Krisztina: te.
Michael: And, if the relationship between you and the other person grows into one of friendship, you might find yourself using their nickname
Krisztina: becenév.
Michael: Nicknames are used among friends and family and, if you want to win over the person you are speaking to, be sure to pronounce their nickname correctly! They will like that.
In Hungary, a certain level of gallantry or gentleman-like behavior is expected of men towards women. However, if you are male, be careful not to be patronizing! Hungarian is a modern culture and women are treated with respect and as equals.
In fact, treating others as equals and with respect is such a big deal in the culture that the imperative form is seldom used in instructional documents. For instance, even in recipes, it's common to swap imperative commands like "Mix the ingredients together" for more respectful suggestions such as "Let's mix all these ingredients together:"
Krisztina: Keverjük össze ezeket az összetevőket.
Michael: In the end, it really all comes down to your manner. If you are unsure what level of formality to use when addressing someone, try sticking to titles and surnames, but, most importantly, act in a respectful way. Most Hungarian people will understand that any lack of grammatical politeness on your part is because you are not a native speaker. An attitude of respect will practically guarantee this response.
Michael: In this lesson, you learned about the levels of formality in Hungarian. You learned that there are four official levels, but that these are slowly being phased out of the language, and that there is a tendency to use less formal language in general. If you are unsure what level to use, it's a good idea to forget about pronouns and use titles or surnames instead.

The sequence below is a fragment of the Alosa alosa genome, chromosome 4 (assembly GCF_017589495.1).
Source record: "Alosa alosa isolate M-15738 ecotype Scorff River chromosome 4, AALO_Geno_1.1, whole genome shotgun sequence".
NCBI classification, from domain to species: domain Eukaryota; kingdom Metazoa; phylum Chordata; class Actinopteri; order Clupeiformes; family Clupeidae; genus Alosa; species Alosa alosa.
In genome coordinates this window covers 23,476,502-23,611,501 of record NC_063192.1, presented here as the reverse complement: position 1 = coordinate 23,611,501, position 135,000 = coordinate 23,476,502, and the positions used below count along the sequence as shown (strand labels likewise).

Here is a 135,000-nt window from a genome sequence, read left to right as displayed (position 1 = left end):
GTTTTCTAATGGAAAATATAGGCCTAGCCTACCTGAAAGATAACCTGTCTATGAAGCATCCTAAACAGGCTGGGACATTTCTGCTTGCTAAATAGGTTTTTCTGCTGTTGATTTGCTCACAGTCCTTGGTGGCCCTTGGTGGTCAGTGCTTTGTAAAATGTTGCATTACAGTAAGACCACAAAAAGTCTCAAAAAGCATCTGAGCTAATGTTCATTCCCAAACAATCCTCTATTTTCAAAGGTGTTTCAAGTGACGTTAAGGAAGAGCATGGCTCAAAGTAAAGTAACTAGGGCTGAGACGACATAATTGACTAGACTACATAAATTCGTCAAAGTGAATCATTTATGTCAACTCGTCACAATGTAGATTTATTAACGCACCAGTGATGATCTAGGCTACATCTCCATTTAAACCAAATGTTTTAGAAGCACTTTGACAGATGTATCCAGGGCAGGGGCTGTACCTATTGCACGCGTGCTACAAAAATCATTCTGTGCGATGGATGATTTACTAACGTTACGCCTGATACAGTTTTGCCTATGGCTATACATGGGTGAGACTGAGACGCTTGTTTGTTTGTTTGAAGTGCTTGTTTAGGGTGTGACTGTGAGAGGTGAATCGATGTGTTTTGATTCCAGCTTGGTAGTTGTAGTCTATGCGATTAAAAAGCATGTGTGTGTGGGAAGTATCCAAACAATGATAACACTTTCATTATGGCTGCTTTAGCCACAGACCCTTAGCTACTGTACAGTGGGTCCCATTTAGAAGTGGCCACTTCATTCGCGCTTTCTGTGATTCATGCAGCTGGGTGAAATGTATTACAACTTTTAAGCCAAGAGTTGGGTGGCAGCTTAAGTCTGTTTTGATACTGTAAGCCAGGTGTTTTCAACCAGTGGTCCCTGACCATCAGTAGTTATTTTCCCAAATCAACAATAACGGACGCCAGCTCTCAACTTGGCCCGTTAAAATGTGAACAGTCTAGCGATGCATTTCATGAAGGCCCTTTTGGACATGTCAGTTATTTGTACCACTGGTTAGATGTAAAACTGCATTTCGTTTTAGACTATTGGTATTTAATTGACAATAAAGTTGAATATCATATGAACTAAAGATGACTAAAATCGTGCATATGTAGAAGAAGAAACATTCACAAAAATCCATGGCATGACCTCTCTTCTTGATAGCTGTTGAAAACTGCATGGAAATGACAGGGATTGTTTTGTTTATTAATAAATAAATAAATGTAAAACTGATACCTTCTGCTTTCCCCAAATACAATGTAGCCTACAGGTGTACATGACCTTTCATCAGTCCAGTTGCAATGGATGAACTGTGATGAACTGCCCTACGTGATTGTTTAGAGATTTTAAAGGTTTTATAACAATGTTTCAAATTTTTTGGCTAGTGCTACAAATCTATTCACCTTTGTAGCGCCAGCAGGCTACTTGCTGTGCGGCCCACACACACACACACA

Practice Section
Michael: Let's review. Respond to the prompts by speaking aloud. Then, repeat after the native speaker focusing on pronunciation.
Do you remember how Karen Lee says "Where do you live, doctor?"
[Beep. Pause 5 seconds.]
Krisztina as Karen Lee: Hol lakik a Doktornő?
Michael: Listen again and repeat.
Krisztina as Karen Lee: Hol lakik a Doktornő?
[Beep. Pause 5 seconds.]
Krisztina as Karen Lee: Hol lakik a Doktornő?
Michael: And do you remember how Stefania Simon says "I live in Esztergom?"
[Beep. Pause 5 seconds.]
Krisztina as Stefania Simon: Esztergomban lakom.
Michael: Listen again and repeat.
Krisztina as Stefania Simon: Esztergomban lakom.
[Beep. Pause 5 seconds.]
Krisztina as Stefania Simon: Esztergomban lakom.
Cultural Insight/Expansion
Michael: While Hungarians may employ a lot of formality in their language, you would be wrong if you thought this meant that Hungarians in the workplace are subservient and eager to please. In fact, the opposite is true. Hungarian people will respect those who are higher up the hierarchy only if they know what they are doing and know what they are talking about. In other words, those in authority must earn the respect of those they are tasked to lead. Hungarians are actually quite suspicious of authority, and workers will expect to have their opinions heard and respected. They do not like to be simply told what to do. I must say, I can relate. I think I would like to live in Hungary.


Michael: Do you have any more questions? We're here to answer them!
Krisztina: Viszontlátásra!
Michael: See you soon!